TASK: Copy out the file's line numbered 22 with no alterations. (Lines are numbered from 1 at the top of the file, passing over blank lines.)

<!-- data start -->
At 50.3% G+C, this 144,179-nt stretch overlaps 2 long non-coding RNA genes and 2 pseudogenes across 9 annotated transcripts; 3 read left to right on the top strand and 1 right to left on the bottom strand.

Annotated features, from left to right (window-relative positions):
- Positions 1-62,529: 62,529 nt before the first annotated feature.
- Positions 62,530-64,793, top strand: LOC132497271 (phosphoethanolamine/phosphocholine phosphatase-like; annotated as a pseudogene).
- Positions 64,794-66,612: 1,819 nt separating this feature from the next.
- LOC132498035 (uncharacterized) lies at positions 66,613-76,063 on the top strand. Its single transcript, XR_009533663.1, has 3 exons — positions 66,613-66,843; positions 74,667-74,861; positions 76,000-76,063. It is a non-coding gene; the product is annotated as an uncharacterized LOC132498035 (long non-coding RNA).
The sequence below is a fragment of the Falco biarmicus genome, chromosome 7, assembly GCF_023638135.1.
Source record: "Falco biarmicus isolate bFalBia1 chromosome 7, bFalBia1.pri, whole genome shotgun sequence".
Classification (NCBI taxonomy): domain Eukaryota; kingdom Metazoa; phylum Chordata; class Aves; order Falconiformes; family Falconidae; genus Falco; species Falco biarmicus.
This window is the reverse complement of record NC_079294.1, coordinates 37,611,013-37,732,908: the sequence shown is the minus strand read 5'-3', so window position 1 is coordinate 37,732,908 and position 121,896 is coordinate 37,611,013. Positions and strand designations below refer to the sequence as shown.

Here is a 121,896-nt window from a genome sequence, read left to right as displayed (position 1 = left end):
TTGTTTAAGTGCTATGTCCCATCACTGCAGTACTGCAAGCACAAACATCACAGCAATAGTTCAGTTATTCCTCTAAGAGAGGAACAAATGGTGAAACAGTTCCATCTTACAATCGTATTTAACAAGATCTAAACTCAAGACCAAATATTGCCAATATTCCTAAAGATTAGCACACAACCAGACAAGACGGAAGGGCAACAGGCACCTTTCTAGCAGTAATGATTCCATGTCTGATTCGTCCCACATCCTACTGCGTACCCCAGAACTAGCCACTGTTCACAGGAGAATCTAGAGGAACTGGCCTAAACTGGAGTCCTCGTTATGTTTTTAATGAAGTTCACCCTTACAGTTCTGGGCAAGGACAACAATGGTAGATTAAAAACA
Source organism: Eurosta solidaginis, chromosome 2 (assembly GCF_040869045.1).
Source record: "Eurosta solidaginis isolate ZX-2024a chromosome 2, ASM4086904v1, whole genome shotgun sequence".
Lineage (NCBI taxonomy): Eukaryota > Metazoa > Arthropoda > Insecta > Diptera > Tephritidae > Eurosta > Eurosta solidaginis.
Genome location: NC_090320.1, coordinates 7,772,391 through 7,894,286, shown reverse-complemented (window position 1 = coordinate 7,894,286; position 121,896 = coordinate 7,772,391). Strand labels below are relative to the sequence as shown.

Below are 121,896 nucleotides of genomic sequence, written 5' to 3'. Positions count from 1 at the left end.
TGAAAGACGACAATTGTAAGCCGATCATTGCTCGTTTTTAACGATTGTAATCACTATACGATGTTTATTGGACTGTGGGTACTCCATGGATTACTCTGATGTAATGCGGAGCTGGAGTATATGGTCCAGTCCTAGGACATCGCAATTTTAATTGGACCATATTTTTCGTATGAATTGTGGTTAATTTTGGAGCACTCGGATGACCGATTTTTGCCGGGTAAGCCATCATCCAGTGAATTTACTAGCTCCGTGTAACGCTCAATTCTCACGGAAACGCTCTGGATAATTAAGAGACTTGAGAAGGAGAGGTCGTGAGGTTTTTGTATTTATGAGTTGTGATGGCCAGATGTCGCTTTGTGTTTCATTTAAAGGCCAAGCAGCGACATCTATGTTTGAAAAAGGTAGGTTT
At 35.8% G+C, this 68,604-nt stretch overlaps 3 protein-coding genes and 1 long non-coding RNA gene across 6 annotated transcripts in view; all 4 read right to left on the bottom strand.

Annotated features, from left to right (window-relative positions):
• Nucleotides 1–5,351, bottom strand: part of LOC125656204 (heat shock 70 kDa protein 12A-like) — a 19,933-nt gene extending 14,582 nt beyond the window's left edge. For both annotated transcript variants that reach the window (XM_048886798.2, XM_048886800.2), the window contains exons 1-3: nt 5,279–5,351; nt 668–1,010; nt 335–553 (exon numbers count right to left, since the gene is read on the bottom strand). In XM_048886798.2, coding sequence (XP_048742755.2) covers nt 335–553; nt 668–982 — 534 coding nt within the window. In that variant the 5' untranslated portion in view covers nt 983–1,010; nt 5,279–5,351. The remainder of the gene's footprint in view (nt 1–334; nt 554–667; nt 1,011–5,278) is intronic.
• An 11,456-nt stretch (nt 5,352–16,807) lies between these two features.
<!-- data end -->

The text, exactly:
• An 11,456-nt stretch (nt 5,352–16,807) lies between these two features.